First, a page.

The Supreme Court of Canada accepted the appeal filed by the prosecutor’s office, ruling that the delay in the first trial does not apply to the second. The defendant should allege undue delay in the same suit and not in a separate suit.
The defendant was charged with 7 counts of sexual abuse against minors, though he was acquitted of all of them. Six years passed between its formalities and acquittal. Not satisfied with this decision, the prosecutor’s office appealed the decision. court whom Allowed the appeal and ordered a retrial.
In turn, the man filed an action to suspend the proceedings. He alleged an undue delay during the first trial which ended with his acquittal, which would be added to the delay in the second criminal proceedings against him. The court accepted their claim after affirming a violation of Article 11 of the Bill of Rights, which stipulates that the accused must be produced within a “reasonable time period”.
court whom states in its resolution that “(…) the delay of each trial should be considered separately. It would be necessary to consider the delay for a new trial only if the delay in the first trial was justified. However, in the specific case , the delay in the first trial was unjustified. Therefore, the defendant’s request can be accepted. The prosecutor’s office appealed this decision to the Supreme Court.
In its analysis of the merits, the Court found that “(…) based on the “Jordan” precedent, limits were established on the time that should mediate between a person’s allegation and the conclusion of his or her trial. Preliminary Inquiry The statute of limitations in provincial court after trial is 30 months. It is generally held that a defendant who raises the impropriety of delay after trial, and especially after sentencing, is not acting in a timely manner. However, condonation of delay cannot be inferred merely from the defendant’s silence or inaction. In order for the court to determine that the delay is condoned, the defendant must have taken some direct action that would reasonably demonstrate consent to the delay. can be guessed.”
It states that “(…) although the instance requires that the defendant take reasonable measures in a timely manner, it cannot file a motion during a new trial on the grounds of delay in its first trial. In action Delay hinders the proper administration of justice and contributes to the perpetuation of inefficient practices that have a negative impact on the justice system and its limited resources. Filing of a motion in a new trial to stay the proceedings on the basis of the delay of the first trial contrary to the duty of the parties to take proactive steps. While a defendant does not have a legal obligation to assert his right to trial within a reasonable time for the right to exist, it does not entitle the defendant to do anything when He feels that his authority is not being respected.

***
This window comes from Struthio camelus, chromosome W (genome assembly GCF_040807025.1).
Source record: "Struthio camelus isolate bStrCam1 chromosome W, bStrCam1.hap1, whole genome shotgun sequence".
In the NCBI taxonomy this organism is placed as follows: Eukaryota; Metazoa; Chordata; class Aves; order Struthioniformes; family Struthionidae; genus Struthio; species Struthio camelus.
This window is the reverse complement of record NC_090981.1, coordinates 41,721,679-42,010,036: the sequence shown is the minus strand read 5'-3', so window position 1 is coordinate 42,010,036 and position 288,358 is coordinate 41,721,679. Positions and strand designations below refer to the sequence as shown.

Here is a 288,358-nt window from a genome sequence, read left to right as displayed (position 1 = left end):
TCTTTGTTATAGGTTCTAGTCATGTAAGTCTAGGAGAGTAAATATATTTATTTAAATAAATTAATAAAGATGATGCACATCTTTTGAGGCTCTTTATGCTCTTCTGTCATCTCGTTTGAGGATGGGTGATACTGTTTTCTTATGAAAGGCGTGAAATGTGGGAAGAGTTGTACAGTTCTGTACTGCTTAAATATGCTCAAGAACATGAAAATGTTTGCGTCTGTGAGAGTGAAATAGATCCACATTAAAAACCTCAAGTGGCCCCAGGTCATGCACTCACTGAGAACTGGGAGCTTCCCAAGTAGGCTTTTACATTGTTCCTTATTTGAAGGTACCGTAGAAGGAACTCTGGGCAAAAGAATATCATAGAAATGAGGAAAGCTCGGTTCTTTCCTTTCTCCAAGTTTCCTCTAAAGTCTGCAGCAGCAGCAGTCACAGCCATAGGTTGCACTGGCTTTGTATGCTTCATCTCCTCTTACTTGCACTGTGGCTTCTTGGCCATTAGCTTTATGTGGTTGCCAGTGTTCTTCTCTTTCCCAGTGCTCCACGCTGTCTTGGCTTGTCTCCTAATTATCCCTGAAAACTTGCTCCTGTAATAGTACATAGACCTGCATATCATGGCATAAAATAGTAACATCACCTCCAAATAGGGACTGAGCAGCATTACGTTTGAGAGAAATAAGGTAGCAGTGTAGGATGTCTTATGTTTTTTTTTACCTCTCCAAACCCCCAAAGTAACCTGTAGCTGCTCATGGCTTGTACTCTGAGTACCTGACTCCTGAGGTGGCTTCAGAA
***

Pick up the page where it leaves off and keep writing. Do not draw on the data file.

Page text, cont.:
This indicates that “(…) after a new trial is ordered the defendants cannot extend the delay of the first trial. The effect count is reset to zero when the second starts. However, in some exceptional circumstances a fresh A court may consider the delay of a first trial when assessing the reasonableness of the delay in trial. After the order of a new trial, the defendant recovers the status of a person accused of an offence. After such order The delay is a delay in the trial and therefore falls within the Jordan proceedings, so the presumptive ceilings set forth in the precedent apply to the delay in the re-trial.”
In sum, the Court concludes that “(…) the defendant did not act in a timely manner. He requested a stay only months before his new trial was to take place. As a result, the delay in your first trial is counted as the total delay.” May not be included in the calculation. Only delays from ordering a new test are counted. Total delay between ordering a new test and the actual or anticipated end of that test, 10 months and 5 days, estimated at 30 months is well below the threshold. None of the factors connected with this specific reference support a finding that the defendant’s right to trial within a reasonable time was violated: the anticipated retrial delay is too short and the matter was given priority The delay is justified and there is no ground for adjournment of the proceedings.”
Based on the foregoing, the Court decided to allow the appeal and set aside the impugned judgment.